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A group of NGOs has filed claims in an Austrian court alleging that German chemical giant Bayer withheld data showing health risks from exposure to its herbicide glyphosate, Phys Org wrote.

In September, the European Commission proposed renewing glyphosate’s authorisation for use in the EU for 10 years, after a report from the European Food Safety Authority saw no reason to block it, Phys Org wrote on 4 October, The move sparked a backlash from environmental groups who have said there was scientific evidence that glyphosate may cause cancer, poison aquatic life and be fatal to key pollinators like bees, the 4 October report said.

Those claims have been disputed by Bayer and some experts.

Prosecutors in Vienna had opened an inquiry in 2019 after NGOs filed suits alleging the herbicide’s risks, the report said.

As part of that inquiry, the Global 2000 association said it had given prosecutors new documents which it claimed showed that Bayer had not submitted research results indicating risks to the nervous system, particularly for pregnant women and children.

The association said it - along with Pesticide Action Network Group Europe (PAN Europe) - had submitted a statement of facts to the Vienna Public Prosecutor’s Office on 27 September.

“In its re-authorisation request, Bayer wrongly excluded unfavourable data or presented results in a misleading way” in an attempt to deceive authorities and the public, Helmut Burtscher-Schaden, a biochemist with independent Austrian environmental organisation Global 2000, told AFP.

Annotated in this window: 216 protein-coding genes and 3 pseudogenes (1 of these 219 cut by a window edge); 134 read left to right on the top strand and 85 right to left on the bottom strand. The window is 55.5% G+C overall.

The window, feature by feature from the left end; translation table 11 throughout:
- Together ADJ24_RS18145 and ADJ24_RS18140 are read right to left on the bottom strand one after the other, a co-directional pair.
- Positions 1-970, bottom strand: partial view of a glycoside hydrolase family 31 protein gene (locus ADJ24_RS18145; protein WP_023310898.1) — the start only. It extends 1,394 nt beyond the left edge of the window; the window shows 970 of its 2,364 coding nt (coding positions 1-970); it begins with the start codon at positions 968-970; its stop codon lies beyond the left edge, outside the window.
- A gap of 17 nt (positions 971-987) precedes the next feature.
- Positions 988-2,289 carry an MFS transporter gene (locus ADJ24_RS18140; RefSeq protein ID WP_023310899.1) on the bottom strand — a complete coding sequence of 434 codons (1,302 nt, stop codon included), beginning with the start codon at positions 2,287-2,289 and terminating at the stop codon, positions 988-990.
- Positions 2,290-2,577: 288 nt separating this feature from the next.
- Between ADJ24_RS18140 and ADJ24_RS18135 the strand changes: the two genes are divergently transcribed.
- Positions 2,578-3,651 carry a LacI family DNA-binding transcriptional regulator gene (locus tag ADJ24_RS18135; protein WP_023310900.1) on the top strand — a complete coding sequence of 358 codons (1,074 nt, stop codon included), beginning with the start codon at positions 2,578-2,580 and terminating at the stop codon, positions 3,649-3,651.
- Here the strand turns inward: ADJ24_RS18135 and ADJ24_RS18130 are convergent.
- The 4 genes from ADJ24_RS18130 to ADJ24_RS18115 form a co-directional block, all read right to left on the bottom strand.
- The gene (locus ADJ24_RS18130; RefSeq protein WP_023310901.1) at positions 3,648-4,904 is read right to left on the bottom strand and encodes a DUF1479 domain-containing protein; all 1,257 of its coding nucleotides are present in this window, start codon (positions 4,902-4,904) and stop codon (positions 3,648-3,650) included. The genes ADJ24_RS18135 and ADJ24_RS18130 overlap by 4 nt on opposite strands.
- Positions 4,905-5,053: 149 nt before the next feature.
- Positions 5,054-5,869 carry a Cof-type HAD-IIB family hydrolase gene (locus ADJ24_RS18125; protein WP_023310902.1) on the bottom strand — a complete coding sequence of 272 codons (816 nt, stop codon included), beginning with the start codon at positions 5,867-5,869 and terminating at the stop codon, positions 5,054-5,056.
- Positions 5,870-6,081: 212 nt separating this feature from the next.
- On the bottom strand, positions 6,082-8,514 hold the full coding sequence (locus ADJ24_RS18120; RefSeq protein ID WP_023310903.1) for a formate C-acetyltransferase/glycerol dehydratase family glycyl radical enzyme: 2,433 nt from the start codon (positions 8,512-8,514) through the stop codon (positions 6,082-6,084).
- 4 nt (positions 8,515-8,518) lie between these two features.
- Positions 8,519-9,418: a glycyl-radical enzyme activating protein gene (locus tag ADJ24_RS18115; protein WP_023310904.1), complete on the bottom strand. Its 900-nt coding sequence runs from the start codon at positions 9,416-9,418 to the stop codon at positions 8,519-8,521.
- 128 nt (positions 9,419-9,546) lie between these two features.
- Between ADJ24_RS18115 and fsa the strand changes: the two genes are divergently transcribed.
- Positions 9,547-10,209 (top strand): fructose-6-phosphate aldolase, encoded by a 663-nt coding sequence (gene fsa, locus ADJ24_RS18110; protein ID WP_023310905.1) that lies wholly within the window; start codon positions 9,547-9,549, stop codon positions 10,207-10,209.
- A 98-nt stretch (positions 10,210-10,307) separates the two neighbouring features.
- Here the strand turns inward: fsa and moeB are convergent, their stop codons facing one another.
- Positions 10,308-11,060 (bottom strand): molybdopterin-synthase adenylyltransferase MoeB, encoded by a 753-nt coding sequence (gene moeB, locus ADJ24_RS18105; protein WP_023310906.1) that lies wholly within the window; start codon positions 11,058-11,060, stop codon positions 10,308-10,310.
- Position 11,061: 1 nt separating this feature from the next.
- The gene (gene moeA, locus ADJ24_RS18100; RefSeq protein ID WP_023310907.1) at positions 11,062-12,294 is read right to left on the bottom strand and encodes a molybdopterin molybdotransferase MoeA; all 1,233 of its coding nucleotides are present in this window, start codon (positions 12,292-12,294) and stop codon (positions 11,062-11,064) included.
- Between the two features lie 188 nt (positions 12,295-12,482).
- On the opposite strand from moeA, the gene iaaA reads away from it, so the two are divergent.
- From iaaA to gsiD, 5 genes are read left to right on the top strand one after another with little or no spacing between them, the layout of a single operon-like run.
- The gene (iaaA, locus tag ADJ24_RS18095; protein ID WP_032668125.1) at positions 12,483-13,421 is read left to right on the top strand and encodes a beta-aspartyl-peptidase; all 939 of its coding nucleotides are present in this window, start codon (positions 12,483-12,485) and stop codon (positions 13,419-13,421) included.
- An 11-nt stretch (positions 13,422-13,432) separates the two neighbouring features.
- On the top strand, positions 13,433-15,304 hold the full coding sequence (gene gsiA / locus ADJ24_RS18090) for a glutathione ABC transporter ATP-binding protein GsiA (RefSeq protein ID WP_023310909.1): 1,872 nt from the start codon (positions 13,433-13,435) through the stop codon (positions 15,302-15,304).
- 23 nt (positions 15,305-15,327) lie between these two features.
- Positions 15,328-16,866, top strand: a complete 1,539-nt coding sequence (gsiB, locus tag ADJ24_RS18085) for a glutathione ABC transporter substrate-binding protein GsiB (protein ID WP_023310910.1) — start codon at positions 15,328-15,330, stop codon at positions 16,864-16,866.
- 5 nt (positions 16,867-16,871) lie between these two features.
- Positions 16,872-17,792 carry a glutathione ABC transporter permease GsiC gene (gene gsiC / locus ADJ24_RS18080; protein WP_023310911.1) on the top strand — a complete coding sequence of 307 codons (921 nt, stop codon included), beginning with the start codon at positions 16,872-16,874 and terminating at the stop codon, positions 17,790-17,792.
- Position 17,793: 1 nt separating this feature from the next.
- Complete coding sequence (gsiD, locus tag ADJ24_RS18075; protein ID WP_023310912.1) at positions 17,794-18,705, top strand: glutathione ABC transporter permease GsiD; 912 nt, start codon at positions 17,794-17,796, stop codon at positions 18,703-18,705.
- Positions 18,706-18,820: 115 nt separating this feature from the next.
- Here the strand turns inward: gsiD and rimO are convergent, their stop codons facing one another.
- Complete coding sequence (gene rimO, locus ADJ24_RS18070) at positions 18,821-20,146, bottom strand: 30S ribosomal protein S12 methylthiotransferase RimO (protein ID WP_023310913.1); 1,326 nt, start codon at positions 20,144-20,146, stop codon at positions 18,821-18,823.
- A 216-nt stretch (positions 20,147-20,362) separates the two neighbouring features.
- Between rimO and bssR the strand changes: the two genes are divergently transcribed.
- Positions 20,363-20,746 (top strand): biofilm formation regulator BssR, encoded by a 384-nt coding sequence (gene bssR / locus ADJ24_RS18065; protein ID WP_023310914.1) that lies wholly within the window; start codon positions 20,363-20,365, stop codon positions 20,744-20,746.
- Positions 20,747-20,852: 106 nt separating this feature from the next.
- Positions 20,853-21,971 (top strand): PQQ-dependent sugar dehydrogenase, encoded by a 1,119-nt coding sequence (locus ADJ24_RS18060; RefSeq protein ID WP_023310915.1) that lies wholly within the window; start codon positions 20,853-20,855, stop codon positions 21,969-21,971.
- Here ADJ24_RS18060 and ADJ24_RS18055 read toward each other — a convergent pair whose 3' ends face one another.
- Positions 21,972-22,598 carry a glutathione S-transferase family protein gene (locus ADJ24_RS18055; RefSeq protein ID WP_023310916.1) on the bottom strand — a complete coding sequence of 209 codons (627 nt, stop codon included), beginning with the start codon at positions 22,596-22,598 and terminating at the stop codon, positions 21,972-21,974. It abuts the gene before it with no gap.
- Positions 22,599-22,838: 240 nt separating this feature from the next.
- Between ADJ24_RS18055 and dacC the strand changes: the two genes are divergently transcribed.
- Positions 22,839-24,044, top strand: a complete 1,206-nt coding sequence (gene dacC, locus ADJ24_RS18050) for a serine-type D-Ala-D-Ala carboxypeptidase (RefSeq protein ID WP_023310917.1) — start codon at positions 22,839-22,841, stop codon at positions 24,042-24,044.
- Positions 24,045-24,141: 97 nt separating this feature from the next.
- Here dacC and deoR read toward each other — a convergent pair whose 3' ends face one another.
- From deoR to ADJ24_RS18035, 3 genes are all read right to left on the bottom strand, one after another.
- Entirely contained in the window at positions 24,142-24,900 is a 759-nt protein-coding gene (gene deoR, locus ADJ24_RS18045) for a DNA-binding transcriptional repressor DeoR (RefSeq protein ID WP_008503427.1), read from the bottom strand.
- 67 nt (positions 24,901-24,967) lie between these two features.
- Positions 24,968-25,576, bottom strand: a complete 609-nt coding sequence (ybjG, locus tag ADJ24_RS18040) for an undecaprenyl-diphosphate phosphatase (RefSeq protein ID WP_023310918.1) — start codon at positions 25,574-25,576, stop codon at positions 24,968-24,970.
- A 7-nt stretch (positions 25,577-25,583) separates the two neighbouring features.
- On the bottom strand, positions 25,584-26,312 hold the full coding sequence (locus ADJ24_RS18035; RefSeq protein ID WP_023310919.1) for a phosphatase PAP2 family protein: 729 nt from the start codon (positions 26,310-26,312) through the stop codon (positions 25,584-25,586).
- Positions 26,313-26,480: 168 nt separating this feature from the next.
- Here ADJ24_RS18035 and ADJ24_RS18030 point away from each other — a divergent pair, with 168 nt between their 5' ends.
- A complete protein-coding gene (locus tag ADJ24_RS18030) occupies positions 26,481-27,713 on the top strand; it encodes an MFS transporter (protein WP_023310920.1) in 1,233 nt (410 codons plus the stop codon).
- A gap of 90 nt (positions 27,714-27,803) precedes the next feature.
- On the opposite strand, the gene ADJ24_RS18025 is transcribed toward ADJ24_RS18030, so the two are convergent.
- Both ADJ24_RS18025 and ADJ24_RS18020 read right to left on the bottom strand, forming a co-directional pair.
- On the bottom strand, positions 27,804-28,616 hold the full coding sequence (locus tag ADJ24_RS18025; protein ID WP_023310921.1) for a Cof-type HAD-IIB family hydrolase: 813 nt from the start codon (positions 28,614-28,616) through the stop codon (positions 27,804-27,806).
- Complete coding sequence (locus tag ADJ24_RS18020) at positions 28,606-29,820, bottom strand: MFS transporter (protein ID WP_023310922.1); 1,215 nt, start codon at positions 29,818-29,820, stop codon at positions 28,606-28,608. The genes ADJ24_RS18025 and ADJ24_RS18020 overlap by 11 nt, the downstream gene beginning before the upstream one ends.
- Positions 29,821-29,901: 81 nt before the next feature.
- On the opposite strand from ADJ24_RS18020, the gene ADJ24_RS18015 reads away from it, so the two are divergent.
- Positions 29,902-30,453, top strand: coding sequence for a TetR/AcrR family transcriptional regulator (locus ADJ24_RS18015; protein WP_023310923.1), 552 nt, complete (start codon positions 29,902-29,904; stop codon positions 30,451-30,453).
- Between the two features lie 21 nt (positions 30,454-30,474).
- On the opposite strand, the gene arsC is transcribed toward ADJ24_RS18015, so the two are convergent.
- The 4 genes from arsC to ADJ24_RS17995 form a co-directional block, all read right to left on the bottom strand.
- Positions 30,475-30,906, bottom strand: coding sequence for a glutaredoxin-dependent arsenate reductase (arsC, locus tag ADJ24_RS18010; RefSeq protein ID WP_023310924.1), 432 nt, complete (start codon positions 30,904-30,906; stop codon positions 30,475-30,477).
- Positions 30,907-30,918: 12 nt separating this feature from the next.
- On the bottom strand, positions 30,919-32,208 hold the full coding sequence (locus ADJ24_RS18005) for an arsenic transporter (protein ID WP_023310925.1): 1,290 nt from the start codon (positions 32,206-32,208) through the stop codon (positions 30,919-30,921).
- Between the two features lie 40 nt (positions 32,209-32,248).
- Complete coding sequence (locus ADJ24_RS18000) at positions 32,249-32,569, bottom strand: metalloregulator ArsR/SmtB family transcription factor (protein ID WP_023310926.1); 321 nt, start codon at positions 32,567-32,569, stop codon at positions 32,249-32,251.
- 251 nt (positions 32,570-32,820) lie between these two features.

Bayer, which sells the widely-used glyphosate under the Roundup brand, denied having “withheld any scientific studies”, saying in a statement that it has “always acted in a completely transparent manner”.

Since buying US agrochemicals company Monsanto, which owned Roundup, for US$63bn in 2018, Bayer has faced a series of court challenges.

In 2021, a San Francisco appeals court ordered the company to pay US$87M to a couple who claimed they got non-Hodgkin's lymphoma after using Roundup for years.

Glyphosate is classified as a “probable carcinogen” by the International Agency for Research on Cancer at the World Health Organization (WHO).

“We thought it was important for decision-makers to know that the risk evaluations were based on incorrect or incomplete data,” Burtscher-Schaden was quoted as saying.

Global 2000 and PAN Europe joined France-based Generations Futures to lodge the latest filing, the report said.